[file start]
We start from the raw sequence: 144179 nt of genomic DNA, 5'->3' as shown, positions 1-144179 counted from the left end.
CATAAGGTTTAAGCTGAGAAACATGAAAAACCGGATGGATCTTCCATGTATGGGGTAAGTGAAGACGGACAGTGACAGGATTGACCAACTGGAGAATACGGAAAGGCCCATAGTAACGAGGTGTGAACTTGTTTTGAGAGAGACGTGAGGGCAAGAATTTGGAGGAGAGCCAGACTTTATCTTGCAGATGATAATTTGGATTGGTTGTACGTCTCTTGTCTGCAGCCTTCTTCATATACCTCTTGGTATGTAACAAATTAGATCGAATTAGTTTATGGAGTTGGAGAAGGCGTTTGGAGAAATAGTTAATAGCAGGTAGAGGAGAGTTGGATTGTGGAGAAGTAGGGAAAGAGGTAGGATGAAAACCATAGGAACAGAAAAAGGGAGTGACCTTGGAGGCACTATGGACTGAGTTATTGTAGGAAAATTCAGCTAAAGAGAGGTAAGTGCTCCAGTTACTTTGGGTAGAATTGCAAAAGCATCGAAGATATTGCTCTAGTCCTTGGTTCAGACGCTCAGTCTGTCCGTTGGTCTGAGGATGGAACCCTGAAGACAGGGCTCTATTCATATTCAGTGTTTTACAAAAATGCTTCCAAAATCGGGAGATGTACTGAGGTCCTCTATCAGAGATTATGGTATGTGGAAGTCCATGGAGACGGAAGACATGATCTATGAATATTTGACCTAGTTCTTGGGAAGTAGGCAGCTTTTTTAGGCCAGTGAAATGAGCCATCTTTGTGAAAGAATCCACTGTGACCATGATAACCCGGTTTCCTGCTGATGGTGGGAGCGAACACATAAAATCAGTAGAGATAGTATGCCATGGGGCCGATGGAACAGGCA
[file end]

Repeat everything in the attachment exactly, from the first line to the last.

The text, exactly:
We start from the raw sequence: 144179 nt of genomic DNA, 5'->3' as shown, positions 1-144179 counted from the left end.
CATAAGGTTTAAGCTGAGAAACATGAAAAACCGGATGGATCTTCCATGTATGGGGTAAGTGAAGACGGACAGTGACAGGATTGACCAACTGGAGAATACGGAAAGGCCCATAGTAACGAGGTGTGAACTTGTTTTGAGAGAGACGTGAGGGCAAGAATTTGGAGGAGAGCCAGACTTTATCTTGCAGATGATAATTTGGATTGGTTGTACGTCTCTTGTCTGCAGCCTTCTTCATATACCTCTTGGTATGTAACAAATTAGATCGAATTAGTTTATGGAGTTGGAGAAGGCGTTTGGAGAAATAGTTAATAGCAGGTAGAGGAGAGTTGGATTGTGGAGAAGTAGGGAAAGAGGTAGGATGAAAACCATAGGAACAGAAAAAGGGAGTGACCTTGGAGGCACTATGGACTGAGTTATTGTAGGAAAATTCAGCTAAAGAGAGGTAAGTGCTCCAGTTACTTTGGGTAGAATTGCAAAAGCATCGAAGATATTGCTCTAGTCCTTGGTTCAGACGCTCAGTCTGTCCGTTGGTCTGAGGATGGAACCCTGAAGACAGGGCTCTATTCATATTCAGTGTTTTACAAAAATGCTTCCAAAATCGGGAGATGTACTGAGGTCCTCTATCAGAGATTATGGTATGTGGAAGTCCATGGAGACGGAAGACATGATCTATGAATATTTGACCTAGTTCTTGGGAAGTAGGCAGCTTTTTTAGGCCAGTGAAATGAGCCATCTTTGTGAAAGAATCCACTGTGACCATGATAACCCGGTTTCCTGCTGATGGTGGGAGCGAACACATAAAATCAGTAGAGATAGTATGCCATGGGGCCGATGGAACAGGCA